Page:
Movie Review: The Heat (2013)
The Heat is another “odd couple” cop comedy that offers up about what we expect it to, and in doing so, only lets us down by its total lack of any big climactic laughs anywhere. And even though we can get on board with liking our two leading ladies, it takes longer than some will expect.
“Sarah Ashburn” (Sandra Bullock) works for the FBI. Her unlikable mastery of tedious facts and trivial job-based knowledge is only a small reflection of the socially limited life she lives, with her having no actual idea of how miserable she really is (until she meets her “better half,” of course).
“Shannon Mullins” (Melissa McCarthy) is a cop with a troubled record to go with a bad home-life, but as you might have guessed, she’s a wicked badass cop with a set of “street skills” not to be underestimated. And yes, she’s the outspoken type who says what she feels when she feels it, unlike a prim and proper Ashburn who just isn’t ready for that kind of brutal honesty.
When the search for a large narcotics dealer leads Ashburn to work locally with Mullins in Boston, it is then that the two are set to clash before finding out how well their opposite skill-sets make them better as a team than by themselves.
The Other Guys” 2010) – but with a two-hour distraction such as this, we aren’t looking to be overly critical. We are looking for just that—a semi-amusing distraction.
With laughs throughout, but not really any big ones to be found, The Heat offers us more of the usual—an officer who cares too much about rules and “the little things” and one who doesn’t; one who is book-smart and who isn’t so much, but has that “sense” about what is right and isn’t often wrong.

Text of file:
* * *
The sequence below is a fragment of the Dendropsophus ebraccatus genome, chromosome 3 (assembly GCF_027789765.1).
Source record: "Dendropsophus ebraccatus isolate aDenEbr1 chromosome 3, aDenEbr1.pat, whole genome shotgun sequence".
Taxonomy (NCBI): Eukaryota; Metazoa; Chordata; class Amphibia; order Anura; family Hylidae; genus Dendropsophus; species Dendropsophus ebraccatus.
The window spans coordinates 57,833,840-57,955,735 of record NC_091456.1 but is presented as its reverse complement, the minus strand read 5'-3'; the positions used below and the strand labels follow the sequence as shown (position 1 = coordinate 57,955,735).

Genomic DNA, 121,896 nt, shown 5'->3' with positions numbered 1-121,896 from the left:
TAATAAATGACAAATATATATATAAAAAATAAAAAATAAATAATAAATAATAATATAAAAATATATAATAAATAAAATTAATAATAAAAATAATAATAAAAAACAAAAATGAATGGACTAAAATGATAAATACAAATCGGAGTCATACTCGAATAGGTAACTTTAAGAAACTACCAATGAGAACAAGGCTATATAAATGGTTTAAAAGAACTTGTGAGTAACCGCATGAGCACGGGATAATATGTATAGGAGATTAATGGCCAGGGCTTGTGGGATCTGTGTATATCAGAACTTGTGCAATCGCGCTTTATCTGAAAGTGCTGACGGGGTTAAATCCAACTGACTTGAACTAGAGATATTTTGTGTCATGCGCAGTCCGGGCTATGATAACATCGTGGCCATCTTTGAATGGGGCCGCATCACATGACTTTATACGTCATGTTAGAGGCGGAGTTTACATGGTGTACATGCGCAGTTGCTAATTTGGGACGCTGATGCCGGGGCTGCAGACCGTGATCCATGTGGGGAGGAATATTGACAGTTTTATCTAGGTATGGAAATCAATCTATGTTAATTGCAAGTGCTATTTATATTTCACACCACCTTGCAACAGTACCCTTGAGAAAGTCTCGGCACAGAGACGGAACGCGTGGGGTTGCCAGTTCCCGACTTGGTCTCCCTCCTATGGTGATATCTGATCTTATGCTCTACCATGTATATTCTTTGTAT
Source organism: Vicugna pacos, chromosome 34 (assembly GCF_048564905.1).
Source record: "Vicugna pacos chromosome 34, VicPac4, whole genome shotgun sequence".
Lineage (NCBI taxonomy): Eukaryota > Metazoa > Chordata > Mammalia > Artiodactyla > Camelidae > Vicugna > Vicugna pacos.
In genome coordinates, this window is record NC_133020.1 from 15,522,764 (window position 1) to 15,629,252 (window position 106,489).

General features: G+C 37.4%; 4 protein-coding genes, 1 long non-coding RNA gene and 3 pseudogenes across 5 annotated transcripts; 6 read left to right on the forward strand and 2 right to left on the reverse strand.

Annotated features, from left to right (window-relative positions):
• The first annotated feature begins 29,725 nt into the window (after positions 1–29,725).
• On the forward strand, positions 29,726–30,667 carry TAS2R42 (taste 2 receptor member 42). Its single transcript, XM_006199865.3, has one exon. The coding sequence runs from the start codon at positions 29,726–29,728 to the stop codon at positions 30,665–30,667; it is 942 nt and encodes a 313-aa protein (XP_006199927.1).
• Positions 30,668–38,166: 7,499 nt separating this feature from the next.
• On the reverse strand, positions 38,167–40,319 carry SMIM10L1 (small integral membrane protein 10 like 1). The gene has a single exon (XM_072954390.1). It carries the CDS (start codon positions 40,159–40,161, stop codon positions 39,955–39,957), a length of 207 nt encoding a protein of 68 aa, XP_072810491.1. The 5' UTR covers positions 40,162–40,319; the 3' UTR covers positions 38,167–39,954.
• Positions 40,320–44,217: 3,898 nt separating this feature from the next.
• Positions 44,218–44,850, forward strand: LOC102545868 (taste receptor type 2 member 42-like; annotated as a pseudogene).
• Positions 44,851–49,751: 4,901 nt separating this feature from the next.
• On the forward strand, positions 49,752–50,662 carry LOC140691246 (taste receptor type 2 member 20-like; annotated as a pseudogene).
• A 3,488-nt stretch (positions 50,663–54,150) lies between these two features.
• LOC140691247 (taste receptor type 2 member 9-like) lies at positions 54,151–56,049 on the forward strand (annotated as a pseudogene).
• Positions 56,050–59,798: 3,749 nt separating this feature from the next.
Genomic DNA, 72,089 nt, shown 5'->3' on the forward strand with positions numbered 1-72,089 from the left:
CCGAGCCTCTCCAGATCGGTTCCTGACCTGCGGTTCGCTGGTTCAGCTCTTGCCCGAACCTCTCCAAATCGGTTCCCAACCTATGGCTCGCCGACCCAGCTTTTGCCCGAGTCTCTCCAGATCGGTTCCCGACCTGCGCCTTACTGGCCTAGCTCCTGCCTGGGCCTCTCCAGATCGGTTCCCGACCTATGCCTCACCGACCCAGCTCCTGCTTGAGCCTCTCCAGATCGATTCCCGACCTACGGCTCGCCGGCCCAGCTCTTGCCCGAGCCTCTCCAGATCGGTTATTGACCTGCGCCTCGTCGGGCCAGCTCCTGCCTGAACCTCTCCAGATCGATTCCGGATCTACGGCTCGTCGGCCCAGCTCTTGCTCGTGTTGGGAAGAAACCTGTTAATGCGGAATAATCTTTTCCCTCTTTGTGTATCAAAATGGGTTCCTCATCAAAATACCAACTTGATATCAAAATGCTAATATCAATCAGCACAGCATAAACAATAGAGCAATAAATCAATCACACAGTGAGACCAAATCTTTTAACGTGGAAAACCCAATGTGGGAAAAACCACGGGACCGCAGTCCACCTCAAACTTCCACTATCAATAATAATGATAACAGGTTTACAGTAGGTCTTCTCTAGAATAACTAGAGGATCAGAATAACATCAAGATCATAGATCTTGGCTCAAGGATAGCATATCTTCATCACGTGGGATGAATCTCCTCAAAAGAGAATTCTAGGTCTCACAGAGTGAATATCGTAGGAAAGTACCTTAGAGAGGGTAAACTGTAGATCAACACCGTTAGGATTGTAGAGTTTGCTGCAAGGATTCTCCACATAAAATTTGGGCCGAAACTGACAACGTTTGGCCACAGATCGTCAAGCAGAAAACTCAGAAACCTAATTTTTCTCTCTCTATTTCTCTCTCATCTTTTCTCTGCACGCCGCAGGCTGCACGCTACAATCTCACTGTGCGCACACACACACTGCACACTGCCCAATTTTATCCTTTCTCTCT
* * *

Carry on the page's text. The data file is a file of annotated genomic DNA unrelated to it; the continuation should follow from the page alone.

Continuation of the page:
It’s more of the same familiar stuff for sure, and it doesn’t all that much care about credibility in its story (or how their characters would ever get away with what they get away with), but as stated, that is to be expected.
Rated a very hard R for adult language and material, director Paul “Bridesmaids” Feig didn't give us another big-hitter, but didn't make a flop, either. For McCarthy, this is a slight step down, but her cutting charisma and unstoppable confidence is what gives her the pulling power to keep things up that would otherwise lag. Bullock, with her usual A-list presence, is that much more of a move forward in a movie that will move audiences only a little.
It is not the story, but the characters, that occupy what small concern we have for its two (eventually lovable) leads, and some appealing supporting cast members that help, including Marion Wayans as Ashburn’s not-very-secret admirer in the FBI, and Michael Rapaport as Mullins’ troubled brother “Jason.” Not to be forgotten is Michael “MadTV” McDonald as the evil-but-strangely-likable “Julian.” Overall, it’s a likable distraction.